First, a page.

5 Fundamental Foundations for Enhancing your ArcPy Adventure

I remember being thrown into the deep end when it came to using ArcPy. The manual tasks were racking up, the human errors in a long-winded workflow were being compounded by fatigue, and let me tell you, it took about 60-90 hours to complete one of the workflows, waiting for the output from one geoprocessing tool to feed into the next over and over again. I eventually whittled those 60+ hours down to 3 hours using ArcPy. It wasn’t an overnight success type of thing, the process was to take parts that were easy to script and whittling away at it over the course of around 6 months, scripting more and more until the task was automated from start to end. Here are the 5 things you should know to enhance your ArcPy adventure from the start.

#1 Syntax, using the Esri Documentation and how to call Geoprocessing tools using ArcPy

First up is the very basic calling/running a geoprocessing tool with ArcPy. You will generally see two conventions used. The first below is an older style and is replaced in the documentation, for the most part, by the second convention, but the internet is littered with examples and snippets using the first convention so don’t be alarmed or confused if you see people using one convention over the other. They both work just the same and as far as I am aware there is no plan to deprecate the first convention. I try and stick with the second convention but sometimes fall into the old habit of using the other one.

import arcpy

##~~CONVENTION 1~~##
## arcpy.ToolName_tooboxname()

##~~CONVENTION 2~~##
## arcpy.toolboxname.ToolName()

The Esri documentation is a fantastic resource for checking out the correct syntax for a geoprocessing tool. Take the Create Feature Class tool above for example, head over to the documentation at this link, and scroll down to the Parameters heading. You will see two tabs, one called Dialog and one called Python.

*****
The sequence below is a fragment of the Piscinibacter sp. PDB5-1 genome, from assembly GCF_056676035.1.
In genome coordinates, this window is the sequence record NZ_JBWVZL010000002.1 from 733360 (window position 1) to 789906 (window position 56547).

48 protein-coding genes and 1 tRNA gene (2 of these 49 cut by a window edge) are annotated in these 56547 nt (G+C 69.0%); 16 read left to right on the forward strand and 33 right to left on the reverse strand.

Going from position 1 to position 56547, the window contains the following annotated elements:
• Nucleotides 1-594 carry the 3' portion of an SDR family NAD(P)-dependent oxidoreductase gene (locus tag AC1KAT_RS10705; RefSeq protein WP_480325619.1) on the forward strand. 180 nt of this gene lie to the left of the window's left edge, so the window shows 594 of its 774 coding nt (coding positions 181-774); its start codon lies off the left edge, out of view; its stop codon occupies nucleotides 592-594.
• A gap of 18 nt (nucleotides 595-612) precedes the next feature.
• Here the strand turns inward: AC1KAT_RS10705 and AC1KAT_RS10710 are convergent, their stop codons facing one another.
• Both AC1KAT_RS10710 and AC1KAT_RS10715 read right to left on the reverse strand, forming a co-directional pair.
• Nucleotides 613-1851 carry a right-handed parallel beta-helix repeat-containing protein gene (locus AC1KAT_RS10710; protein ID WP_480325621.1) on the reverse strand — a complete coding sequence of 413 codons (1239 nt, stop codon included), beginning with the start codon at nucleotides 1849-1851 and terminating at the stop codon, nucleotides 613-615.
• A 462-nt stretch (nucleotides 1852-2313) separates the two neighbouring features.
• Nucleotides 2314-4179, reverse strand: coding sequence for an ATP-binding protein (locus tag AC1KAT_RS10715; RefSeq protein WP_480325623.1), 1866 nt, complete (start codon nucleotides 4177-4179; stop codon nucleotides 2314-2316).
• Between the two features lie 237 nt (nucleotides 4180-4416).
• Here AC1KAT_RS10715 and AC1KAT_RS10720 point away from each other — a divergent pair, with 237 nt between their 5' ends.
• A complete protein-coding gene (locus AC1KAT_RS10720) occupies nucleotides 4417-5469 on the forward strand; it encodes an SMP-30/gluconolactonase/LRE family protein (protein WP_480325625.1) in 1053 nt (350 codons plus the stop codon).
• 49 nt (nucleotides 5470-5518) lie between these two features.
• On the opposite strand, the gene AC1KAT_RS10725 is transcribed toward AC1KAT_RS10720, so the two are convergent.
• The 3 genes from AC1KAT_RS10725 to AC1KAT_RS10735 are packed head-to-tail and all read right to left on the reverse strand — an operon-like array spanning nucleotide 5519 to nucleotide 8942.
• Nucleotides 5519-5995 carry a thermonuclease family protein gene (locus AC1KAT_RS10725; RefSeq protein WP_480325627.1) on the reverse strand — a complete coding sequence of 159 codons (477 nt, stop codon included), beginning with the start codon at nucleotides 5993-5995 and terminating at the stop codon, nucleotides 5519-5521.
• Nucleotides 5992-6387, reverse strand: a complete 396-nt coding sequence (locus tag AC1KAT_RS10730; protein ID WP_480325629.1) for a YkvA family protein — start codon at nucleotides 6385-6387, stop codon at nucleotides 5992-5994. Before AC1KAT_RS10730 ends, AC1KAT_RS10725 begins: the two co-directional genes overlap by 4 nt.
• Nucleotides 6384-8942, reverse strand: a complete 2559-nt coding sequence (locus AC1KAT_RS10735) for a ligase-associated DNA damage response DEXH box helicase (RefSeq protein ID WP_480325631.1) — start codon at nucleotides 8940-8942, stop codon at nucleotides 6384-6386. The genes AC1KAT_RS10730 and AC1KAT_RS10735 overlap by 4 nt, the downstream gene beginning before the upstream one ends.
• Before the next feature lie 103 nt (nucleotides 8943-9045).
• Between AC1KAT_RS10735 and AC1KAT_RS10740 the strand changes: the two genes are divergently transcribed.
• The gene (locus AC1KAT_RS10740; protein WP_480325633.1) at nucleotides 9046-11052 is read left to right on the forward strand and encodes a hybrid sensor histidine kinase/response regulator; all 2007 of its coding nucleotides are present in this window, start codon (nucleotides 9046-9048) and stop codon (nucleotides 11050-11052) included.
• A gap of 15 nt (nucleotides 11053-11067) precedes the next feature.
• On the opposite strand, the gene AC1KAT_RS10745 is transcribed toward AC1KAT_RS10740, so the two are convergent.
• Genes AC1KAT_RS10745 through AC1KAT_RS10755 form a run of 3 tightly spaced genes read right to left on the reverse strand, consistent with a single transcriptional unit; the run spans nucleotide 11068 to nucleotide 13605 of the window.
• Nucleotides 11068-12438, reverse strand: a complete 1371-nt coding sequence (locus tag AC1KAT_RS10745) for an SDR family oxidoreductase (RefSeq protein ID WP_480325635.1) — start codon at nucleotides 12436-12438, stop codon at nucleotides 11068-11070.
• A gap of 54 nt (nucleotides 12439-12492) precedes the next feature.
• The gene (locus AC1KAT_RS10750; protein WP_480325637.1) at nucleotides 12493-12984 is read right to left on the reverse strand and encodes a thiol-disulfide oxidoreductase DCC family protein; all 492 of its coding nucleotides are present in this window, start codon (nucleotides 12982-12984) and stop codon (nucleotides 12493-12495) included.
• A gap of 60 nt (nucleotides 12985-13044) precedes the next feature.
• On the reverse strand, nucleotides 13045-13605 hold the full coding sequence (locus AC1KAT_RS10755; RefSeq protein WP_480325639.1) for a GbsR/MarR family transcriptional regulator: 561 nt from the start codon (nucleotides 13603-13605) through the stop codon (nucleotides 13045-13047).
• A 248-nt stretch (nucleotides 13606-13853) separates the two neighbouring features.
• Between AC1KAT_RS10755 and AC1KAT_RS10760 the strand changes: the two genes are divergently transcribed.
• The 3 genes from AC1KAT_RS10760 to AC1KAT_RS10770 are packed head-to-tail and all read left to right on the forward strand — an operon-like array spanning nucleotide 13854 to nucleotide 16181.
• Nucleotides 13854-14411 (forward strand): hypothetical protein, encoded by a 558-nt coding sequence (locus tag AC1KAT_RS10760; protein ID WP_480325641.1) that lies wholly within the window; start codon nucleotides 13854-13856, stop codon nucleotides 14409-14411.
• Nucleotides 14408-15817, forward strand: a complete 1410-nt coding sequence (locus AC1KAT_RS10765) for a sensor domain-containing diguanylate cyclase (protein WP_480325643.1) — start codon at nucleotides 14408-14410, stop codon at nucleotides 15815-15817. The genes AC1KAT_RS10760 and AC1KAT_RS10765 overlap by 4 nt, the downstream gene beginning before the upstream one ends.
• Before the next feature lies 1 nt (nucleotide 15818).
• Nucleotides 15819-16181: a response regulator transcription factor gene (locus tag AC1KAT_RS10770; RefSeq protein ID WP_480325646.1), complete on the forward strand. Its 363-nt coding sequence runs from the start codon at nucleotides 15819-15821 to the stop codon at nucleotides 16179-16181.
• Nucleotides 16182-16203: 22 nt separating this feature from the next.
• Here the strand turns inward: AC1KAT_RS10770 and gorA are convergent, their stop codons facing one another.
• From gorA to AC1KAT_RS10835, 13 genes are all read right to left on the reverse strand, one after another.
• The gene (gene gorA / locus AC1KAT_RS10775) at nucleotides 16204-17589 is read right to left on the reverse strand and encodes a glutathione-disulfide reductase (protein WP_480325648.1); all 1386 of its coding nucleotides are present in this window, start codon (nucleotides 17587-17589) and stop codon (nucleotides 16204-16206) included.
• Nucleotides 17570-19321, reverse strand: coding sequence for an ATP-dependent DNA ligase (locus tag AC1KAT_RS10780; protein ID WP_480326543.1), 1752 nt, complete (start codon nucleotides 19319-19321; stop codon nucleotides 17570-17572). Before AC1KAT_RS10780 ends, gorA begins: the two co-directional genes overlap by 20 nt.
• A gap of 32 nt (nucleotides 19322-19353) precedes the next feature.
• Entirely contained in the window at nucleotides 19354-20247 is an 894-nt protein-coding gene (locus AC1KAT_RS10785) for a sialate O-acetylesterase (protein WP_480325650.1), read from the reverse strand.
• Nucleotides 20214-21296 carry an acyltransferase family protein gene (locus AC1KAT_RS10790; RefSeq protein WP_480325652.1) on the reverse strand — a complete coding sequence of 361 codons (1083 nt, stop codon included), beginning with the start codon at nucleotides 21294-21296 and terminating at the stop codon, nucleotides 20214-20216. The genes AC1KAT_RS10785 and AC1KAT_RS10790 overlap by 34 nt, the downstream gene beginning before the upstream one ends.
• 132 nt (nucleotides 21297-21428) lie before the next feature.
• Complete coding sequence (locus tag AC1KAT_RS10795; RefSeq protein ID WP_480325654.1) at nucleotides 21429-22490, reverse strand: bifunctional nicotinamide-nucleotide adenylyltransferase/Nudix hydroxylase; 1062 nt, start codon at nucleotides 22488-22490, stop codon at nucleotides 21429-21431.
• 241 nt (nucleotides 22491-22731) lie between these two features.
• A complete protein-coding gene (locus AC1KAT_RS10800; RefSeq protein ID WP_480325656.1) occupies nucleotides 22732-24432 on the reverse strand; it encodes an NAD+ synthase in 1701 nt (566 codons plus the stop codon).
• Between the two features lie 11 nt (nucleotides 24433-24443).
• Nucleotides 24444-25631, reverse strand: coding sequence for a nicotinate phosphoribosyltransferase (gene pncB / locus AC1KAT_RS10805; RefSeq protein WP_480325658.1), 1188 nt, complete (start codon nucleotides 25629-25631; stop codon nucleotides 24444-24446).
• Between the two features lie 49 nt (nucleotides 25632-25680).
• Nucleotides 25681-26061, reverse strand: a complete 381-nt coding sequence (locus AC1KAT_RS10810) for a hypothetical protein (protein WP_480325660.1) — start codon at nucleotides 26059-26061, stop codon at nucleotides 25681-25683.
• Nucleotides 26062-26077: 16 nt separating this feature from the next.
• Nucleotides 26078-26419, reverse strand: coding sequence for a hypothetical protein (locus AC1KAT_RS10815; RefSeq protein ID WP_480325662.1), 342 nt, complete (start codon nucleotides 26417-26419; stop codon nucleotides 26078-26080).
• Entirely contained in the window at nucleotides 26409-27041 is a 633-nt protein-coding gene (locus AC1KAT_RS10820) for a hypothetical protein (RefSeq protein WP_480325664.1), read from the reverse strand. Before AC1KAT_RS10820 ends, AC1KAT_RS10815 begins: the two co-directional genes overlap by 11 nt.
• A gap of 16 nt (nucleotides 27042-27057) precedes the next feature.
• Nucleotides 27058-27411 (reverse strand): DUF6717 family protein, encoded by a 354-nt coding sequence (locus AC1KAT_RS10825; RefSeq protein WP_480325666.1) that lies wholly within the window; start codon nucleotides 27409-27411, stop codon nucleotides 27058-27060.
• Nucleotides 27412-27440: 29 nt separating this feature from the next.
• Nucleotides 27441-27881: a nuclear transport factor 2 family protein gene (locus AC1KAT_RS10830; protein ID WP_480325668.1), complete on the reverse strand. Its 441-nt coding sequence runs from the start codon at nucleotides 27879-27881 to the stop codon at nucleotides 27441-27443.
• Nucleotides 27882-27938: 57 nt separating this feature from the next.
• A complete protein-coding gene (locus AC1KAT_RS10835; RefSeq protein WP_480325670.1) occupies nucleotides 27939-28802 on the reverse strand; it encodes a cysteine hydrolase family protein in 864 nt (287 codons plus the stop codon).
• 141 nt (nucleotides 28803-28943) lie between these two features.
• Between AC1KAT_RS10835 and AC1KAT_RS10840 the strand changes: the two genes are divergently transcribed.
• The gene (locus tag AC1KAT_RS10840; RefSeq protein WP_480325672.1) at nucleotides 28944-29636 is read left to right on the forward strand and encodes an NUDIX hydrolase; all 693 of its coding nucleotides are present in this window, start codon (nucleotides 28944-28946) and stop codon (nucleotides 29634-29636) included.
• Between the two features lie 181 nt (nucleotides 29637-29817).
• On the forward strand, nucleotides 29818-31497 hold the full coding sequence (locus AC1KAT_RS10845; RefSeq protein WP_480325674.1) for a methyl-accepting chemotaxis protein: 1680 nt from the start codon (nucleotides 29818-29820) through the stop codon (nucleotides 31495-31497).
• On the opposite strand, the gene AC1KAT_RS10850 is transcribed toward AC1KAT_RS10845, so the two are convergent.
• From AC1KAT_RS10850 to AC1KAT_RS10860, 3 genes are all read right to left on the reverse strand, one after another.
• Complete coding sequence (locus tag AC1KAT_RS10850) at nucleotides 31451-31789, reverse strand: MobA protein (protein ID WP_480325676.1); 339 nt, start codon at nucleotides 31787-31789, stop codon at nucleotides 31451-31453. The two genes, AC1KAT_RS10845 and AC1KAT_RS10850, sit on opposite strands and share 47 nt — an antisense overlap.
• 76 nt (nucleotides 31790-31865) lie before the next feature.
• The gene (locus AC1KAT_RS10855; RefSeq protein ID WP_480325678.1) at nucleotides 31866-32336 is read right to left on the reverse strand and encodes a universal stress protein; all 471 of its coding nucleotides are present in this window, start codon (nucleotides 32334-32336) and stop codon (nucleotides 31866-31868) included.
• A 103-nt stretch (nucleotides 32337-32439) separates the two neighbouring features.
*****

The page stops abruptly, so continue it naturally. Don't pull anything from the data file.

The Dialog tab describes the use of the tool if using direct from ArcGIS Pro via the GUI. Go ahead, click on in there to the Python tab! Here, you will find the syntax for the tool as per the image below, and also a description for each parameter.

Scroll down further to the Code sample section where you will find some code snippets showing the Create Feature Class tool in action. Most tools have this Code sample section in the documentation that can help provide an understanding on how to use the tool and spark some imagination.

#2 The Result Object

Staying with the Create Feature Class tool documentation page, just above the Code sample section there is a Derived Output section. This is what is returned from running the tool. Unbeknown to me for a long time was that each geoprocessing tool returns a Result object. Check out the documentation for the Result object here. Let’s show that by running the Create Feature Class tool and assigning to a variable that a Result object is returned.

>>> import arcpy
>>> out_path = r"E:\GIS_Admin\Data_Processing\APRX\Data_Processing.gdb"
>>> out_name = "ArcPy_Created_Feature_Class"
>>> geometry_type = "POINT"
>>> srs_id = 2157
>>> new_fc = arcpy.management.CreateFeatureclass(out_path, out_name, geometry_type, spatial_reference=srs_id)
>>> type(new_fc)
<class 'arcpy.arcobjects.arcobjects.Result'>

In the snippet above we assigned the running of the Create Feature Class tool to a variable called new_fc. We then used the in-built Python function type() to print the type of object our new_fc variable is, and it returned a Result object.

The best thing about the Result object is that it enables us to chain geoprocessing tasks, one after the other. Take a look below, if we just take a look at new_fc we can see it is a Result and we can use an index (or Result object getOutput method) to access the Derived Output from the Result object. Some tools, such as the Select Layer By Attribute tool return more than one Derived Output with the Result object. See the documentation for the Select Layer By Attribute tool here, and check out the Derived Output section.
Tip: you will often see people use Select tools and then use the Get Count tool to get the number of features selected, this is an unnecessary step as it is already available in the Result object.

>>> new_fc
<Result 'E:\\GIS_Admin\\Data_Processing\\APRX\\Data_Processing.gdb\\ArcPy_Created_Feature_Class'>